As I’ve mentioned in these columns before, I have an odd fascination with .32 caliber handguns, both revolver and auto.
Underpowered and obsolete though they may be, they still embody a class and elegance that hearkens back to the turn of the century … the 20th Century, that is. It’s the caliber of choice for James Bond (at least, the Bond with whom I’m most familiar), with his trusty Walther PPK chambered for the .32 ACP.
More handguns have been chambered for this round than any other. Moreover, in Europe where many countries limit the calibers of ammunition that their people can possess, it’s reputation as a defensive and police cartridge is much higher than it is in the US. From the antiquated .32 S&W, which debuted in 1878, to 2002’s .32 NAA, handgunners are still buying .32s, and manufacturers are still turning them out.
Revolvers as well as autos are available, used guns chambered for old standbys such as the .32 S&W Long, as well as new handguns made for cartridges such as the .32 H&R Magnum.
Though it’s no longer in production, the S&W Mdl. 632 was built on their very popular J-frame, a compact, easy to carry revolver that, unlike most of its similarly sized brethren, has a six-shot cylinder as opposed to five. If that additional cartridge seems inconsequential, remember that one last round might be the difference in a gunfight. .357 Magnum performance, in a small concealable package, with one more round than in a J-frame .357?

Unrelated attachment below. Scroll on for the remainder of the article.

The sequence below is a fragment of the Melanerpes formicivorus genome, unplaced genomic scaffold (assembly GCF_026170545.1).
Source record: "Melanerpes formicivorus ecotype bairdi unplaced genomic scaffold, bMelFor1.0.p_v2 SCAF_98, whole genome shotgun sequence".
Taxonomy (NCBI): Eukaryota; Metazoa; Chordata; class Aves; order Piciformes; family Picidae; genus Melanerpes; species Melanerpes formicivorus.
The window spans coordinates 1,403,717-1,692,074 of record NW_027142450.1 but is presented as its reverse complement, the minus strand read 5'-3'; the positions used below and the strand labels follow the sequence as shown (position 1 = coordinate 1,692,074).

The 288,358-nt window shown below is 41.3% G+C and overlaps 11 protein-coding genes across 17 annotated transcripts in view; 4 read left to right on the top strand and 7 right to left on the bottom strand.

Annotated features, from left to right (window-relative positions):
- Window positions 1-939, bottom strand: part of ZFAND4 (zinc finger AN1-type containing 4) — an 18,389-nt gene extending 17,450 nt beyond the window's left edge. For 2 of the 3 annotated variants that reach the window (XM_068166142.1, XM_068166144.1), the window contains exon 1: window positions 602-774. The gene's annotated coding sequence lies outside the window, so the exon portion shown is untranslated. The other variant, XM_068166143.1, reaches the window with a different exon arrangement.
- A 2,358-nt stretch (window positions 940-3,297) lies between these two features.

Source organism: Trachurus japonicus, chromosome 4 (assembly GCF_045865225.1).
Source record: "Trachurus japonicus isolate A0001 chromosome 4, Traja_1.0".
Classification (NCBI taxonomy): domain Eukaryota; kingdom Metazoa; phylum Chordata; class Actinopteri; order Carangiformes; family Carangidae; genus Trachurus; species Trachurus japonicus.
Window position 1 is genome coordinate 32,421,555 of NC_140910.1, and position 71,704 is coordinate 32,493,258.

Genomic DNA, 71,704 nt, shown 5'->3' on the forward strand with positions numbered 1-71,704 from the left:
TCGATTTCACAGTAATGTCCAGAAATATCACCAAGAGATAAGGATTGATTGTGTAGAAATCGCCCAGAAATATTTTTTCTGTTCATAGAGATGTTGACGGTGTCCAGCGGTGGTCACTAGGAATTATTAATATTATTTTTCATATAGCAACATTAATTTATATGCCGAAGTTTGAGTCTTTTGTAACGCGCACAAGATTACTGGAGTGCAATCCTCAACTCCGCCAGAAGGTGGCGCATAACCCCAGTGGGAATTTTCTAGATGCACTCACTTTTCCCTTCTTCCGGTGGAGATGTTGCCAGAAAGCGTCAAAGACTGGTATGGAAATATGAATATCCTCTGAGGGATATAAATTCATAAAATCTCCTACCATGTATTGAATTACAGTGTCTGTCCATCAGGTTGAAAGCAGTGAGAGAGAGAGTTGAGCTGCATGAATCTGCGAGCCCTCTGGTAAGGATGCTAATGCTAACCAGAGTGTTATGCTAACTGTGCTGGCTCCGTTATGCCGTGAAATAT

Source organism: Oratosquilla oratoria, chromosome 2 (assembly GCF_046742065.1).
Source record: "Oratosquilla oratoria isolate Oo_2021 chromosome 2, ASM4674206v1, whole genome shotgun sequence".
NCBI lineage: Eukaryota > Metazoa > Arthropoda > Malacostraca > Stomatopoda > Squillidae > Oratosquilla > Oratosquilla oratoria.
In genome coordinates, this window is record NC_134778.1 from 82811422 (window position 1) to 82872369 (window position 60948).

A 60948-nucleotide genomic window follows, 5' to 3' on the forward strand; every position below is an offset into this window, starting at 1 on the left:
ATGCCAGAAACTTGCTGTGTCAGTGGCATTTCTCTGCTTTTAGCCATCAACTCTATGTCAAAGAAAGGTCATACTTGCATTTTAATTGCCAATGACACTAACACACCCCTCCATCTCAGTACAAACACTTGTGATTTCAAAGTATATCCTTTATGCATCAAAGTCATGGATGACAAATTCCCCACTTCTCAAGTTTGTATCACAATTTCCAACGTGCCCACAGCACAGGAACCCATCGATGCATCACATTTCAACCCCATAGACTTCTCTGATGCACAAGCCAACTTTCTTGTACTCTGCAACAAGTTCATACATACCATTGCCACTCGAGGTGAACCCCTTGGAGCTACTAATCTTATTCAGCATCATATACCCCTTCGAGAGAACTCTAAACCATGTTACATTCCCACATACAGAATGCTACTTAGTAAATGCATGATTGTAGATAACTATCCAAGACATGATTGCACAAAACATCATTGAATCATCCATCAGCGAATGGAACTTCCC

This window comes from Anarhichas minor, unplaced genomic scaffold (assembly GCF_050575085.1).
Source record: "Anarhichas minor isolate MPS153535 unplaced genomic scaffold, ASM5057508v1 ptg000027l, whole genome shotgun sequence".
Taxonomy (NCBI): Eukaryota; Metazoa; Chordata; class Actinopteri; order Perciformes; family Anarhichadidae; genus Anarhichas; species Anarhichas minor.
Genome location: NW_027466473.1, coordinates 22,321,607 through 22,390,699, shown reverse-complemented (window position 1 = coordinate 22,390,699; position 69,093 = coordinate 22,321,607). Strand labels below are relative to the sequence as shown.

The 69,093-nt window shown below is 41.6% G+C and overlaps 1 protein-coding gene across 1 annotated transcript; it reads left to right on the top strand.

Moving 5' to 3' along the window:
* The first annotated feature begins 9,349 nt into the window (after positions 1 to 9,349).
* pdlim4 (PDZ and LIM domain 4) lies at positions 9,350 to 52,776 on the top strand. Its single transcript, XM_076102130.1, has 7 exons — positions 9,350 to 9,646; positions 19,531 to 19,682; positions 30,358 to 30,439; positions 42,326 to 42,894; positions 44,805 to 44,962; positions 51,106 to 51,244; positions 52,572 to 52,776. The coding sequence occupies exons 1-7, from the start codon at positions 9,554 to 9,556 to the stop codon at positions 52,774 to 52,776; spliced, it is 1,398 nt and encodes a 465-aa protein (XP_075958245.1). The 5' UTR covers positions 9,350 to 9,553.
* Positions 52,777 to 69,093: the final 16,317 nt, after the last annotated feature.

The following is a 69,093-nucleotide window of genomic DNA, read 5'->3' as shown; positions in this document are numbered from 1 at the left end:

That sounds like an excellent compromise to me.
And for shooters looking for a larger carry revolver, Ruger offers their GP100 mid-size revolvers chambered for the big .32. Holding seven of the potent little cartridges, it would be particularly useful as a trail or camp gun, accurate enough to pop small game, and stout enough to deal with most predators, either two- or four-footed.
For those who say to carry a compact 9mm or .40 caliber auto, with ten or twelve rounds in the magazine, remember there are several jurisdictions across the country where high capacity magazines are banned, New York state in particular. If the options I have for concealed carry are six rounds of 9mm, or six rounds of .327 Magnum, then I’ll opt for the .327, every time.
However, if you want a true pocket gun in .32 caliber, then the .32 ACP is the ticket for you. Designed in 1899, and introduced in the Belgian-made, John M. Browning-designed FN Mdl. 1900, the .32 ACP was a success from the beginning, even if the Mdl. 1900 wasn’t. Browning’s next effort to make use of the little .32 was not only successful, it became one of the great handguns of the first half of the 20th Century—the Colt 1903 Pocket Hammerless.
Introduced eight years prior to Browning’s greatest contribution to firearms history, the Colt 1911, the 1903 has a look that’s evocative of its younger brother, and the clean, rounded lines befitting a pistol that was intended to be carried in a coat pocket.